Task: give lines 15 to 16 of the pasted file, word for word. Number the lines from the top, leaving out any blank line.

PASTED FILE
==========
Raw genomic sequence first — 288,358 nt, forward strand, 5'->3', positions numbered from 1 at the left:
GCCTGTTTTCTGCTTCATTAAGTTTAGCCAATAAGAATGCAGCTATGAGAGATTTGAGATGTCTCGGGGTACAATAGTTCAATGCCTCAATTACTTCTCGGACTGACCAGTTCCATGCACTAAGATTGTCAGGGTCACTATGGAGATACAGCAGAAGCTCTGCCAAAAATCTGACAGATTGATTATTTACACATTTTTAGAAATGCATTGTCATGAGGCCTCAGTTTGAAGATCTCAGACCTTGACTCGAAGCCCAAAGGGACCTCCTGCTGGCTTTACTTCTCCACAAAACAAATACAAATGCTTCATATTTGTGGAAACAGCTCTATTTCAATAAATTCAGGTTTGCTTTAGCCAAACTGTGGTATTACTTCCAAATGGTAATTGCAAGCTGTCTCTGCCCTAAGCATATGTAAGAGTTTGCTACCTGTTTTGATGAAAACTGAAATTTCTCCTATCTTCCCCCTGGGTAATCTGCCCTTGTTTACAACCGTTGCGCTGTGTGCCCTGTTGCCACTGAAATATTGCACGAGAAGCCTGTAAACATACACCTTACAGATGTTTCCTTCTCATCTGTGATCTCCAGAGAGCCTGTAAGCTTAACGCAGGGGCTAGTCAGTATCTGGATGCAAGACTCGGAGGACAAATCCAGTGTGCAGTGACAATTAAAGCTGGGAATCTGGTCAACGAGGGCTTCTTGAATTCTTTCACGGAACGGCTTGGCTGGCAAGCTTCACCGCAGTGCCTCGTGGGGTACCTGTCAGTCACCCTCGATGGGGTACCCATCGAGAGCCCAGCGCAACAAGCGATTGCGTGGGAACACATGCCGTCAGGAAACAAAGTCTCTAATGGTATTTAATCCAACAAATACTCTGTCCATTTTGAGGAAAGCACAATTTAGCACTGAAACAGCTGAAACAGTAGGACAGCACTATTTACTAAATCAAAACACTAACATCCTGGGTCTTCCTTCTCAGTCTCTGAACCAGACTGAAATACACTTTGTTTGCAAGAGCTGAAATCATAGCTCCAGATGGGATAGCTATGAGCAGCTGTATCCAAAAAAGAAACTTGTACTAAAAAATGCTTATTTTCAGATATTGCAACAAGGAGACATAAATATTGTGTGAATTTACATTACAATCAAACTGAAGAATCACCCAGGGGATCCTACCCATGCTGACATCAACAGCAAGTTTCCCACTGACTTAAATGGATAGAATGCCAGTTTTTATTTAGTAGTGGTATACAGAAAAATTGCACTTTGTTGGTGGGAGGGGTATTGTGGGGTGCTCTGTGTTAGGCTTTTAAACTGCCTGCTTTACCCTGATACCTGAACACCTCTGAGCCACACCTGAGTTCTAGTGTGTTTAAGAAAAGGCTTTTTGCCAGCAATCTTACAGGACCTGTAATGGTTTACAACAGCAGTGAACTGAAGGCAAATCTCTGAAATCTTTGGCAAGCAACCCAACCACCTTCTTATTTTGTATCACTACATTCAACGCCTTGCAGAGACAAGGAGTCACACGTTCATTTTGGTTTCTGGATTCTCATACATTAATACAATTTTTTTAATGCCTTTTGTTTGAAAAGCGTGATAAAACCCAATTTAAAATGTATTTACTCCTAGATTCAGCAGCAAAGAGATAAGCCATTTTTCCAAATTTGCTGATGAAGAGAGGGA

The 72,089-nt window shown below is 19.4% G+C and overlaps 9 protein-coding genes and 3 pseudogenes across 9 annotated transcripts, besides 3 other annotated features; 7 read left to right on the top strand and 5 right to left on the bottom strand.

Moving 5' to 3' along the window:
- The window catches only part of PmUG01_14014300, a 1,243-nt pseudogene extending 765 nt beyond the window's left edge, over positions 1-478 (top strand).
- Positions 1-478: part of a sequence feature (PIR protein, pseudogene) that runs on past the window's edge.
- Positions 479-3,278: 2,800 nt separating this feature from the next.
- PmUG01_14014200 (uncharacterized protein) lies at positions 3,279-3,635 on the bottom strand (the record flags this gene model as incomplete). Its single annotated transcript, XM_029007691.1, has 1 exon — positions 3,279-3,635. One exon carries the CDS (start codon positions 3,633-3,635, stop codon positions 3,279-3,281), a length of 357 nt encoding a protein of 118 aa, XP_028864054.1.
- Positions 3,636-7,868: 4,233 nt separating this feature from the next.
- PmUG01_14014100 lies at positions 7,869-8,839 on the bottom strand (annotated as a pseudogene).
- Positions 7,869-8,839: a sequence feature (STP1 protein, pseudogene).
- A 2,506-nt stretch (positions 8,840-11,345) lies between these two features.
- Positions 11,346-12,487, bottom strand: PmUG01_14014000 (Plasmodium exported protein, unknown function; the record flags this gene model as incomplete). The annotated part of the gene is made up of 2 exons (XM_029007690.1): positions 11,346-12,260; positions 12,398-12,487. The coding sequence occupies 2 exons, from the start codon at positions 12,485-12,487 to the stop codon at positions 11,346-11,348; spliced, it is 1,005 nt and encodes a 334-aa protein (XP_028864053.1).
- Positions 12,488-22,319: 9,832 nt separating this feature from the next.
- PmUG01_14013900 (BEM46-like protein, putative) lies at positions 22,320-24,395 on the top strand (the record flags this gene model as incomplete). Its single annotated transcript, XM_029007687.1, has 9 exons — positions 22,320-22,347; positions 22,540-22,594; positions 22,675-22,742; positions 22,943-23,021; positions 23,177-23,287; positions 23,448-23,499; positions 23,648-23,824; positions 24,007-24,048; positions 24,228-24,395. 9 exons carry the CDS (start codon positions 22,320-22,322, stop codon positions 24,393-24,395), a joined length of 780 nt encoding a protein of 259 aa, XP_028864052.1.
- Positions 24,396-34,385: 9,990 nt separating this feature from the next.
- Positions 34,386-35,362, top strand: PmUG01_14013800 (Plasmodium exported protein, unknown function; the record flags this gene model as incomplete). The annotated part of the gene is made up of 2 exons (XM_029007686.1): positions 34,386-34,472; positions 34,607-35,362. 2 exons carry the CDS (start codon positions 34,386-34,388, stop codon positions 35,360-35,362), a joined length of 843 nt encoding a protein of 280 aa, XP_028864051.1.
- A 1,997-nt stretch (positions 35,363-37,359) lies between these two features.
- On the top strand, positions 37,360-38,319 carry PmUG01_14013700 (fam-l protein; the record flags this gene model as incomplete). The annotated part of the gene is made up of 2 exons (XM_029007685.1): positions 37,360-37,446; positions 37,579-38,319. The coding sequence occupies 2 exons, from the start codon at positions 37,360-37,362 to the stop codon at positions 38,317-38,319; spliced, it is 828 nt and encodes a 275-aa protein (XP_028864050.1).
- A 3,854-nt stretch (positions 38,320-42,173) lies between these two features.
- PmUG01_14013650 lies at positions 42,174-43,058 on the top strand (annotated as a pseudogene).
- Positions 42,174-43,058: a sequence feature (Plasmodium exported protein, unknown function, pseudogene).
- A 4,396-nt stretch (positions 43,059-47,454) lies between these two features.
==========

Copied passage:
- PmUG01_14013900 (BEM46-like protein, putative) lies at positions 22,320-24,395 on the top strand (the record flags this gene model as incomplete). Its single annotated transcript, XM_029007687.1, has 9 exons — positions 22,320-22,347; positions 22,540-22,594; positions 22,675-22,742; positions 22,943-23,021; positions 23,177-23,287; positions 23,448-23,499; positions 23,648-23,824; positions 24,007-24,048; positions 24,228-24,395. 9 exons carry the CDS (start codon positions 22,320-22,322, stop codon positions 24,393-24,395), a joined length of 780 nt encoding a protein of 259 aa, XP_028864052.1.
- Positions 24,396-34,385: 9,990 nt separating this feature from the next.